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Yuko Says Ohio's Missed Marijuana Deadline is Costing Patients Time They Don't Have

photo of Kenny Yuko
Senate Minority Leader Kenny Yuko says the delay is unfair to ill Ohioans who have waited two years since medical marijuana was legalized.

The state’s medical marijuana program is not going to be ready for patients on the projected start date on Sept. 8th and there’s no clear idea on when it will begin.

Democratic Senate Minority Leader Kenny Yuko has been pushing for medical marijuana for years. He says officials from the state agency that oversees the medical marijuana program have told him none of the cultivators licensed by the state are growing marijuana right now and only one is close to starting the process.

“To say I was angry is an understatement," he said.

Growers weren't ready
TheOhio Department of Commerce, which is one of three state agencies overseeing the medical marijuana program, says there’s no way the Sept. deadline can be met. Spokeswoman Stephanie Gostomski says it was expected that companies that got licenses to grow marijuana would be ready to start growing it in May.

“We thought we were going to have three. One inspection occurred. No certificates of operation have been issued at this time,” she said.

Gostomski says the company that was inspected didn’t pass, so that business is making the changes prescribed by inspectors.

A tight timeframe

'I can only hope and pray that someone wakes up and says, OK, listen, what can we do to expedite this as quickly as possible and make this right?"

Yuko says he is furious because patients who want medical marijuana were counting on getting it in September. And now he says veterans suffering from PTSD, adults battling cancer and children experiencing massive seizures will have to wait with time they don’t have.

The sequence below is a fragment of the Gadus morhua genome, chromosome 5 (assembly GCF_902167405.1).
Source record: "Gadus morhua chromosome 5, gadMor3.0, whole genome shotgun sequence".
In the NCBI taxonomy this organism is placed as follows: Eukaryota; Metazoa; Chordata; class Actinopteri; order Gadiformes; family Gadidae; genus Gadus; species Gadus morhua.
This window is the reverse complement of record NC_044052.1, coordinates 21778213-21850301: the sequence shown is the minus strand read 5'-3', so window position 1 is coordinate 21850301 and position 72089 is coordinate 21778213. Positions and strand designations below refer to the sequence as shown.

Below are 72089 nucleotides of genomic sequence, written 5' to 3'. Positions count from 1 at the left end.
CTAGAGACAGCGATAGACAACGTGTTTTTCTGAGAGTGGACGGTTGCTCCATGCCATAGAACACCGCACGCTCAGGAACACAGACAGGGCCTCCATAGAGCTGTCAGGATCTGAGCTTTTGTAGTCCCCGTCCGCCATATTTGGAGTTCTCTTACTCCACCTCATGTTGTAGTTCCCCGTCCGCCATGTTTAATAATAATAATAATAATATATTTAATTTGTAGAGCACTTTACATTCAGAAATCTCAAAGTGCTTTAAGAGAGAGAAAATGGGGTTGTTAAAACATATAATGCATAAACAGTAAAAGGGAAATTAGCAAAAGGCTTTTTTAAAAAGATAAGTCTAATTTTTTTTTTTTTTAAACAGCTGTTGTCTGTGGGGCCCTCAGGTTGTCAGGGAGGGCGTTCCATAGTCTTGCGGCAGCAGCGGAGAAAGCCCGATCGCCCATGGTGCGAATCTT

“To hold a child, Jo, to hold them in your arms. To have them have that seizure in your arms. To see the mom and dad living in fear, day in and day out, knowing that next seizure could cause brain damage or death, we had to do better. We should have done better. But we didn’t do better.

"And now, I can only hope and pray that someone wakes up and says, 'OK, listen, what can we do to expedite this as quickly as possible and make this right?'”

Not even the promised partial start up
The Department of Commerce had said earlier this year that the medical marijuana program would still be operational on Sept. 8, but only partially – not all growers, processors and dispensaries would be operating at full strength. For her part, Gostomski says she can’t give a certain start date for the program.

“We do have two level 2’s that have expressed interest for their inspections in June and then we have seven more in July, five of which are our large cultivators. So we have nine inspections coming up in the coming weeks and if they receive their certificates of operations, all nine of those businesses can start cultivating their products and that’s when we can start to see products on the shelves in dispensaries in Ohio,” she said.

Two years was not enough
But Yuko says those who want medical marijuana already have waited for two years since lawmakers passed the law that created the program. And he says every day that goes on is one too many for the ill Ohioans who need medical marijuana now.

Jo Ingles is a professional journalist who covers politics and Ohio government for the Ohio Public Radio and Television for the Ohio Public Radio and Television Statehouse News Bureau. She reports on issues of importance to Ohioans including education, legislation, politics, and life and death issues such as capital punishment. Jo started her career in Louisville, Kentucky in the mid 80’s when she helped produce a televised presidential debate for ABC News, worked for a creative services company and served as a general assignment report for a commercial radio station. In 1989, she returned back to her native Ohio to work at the WOSU Stations in Columbus where she began a long resume in public radio.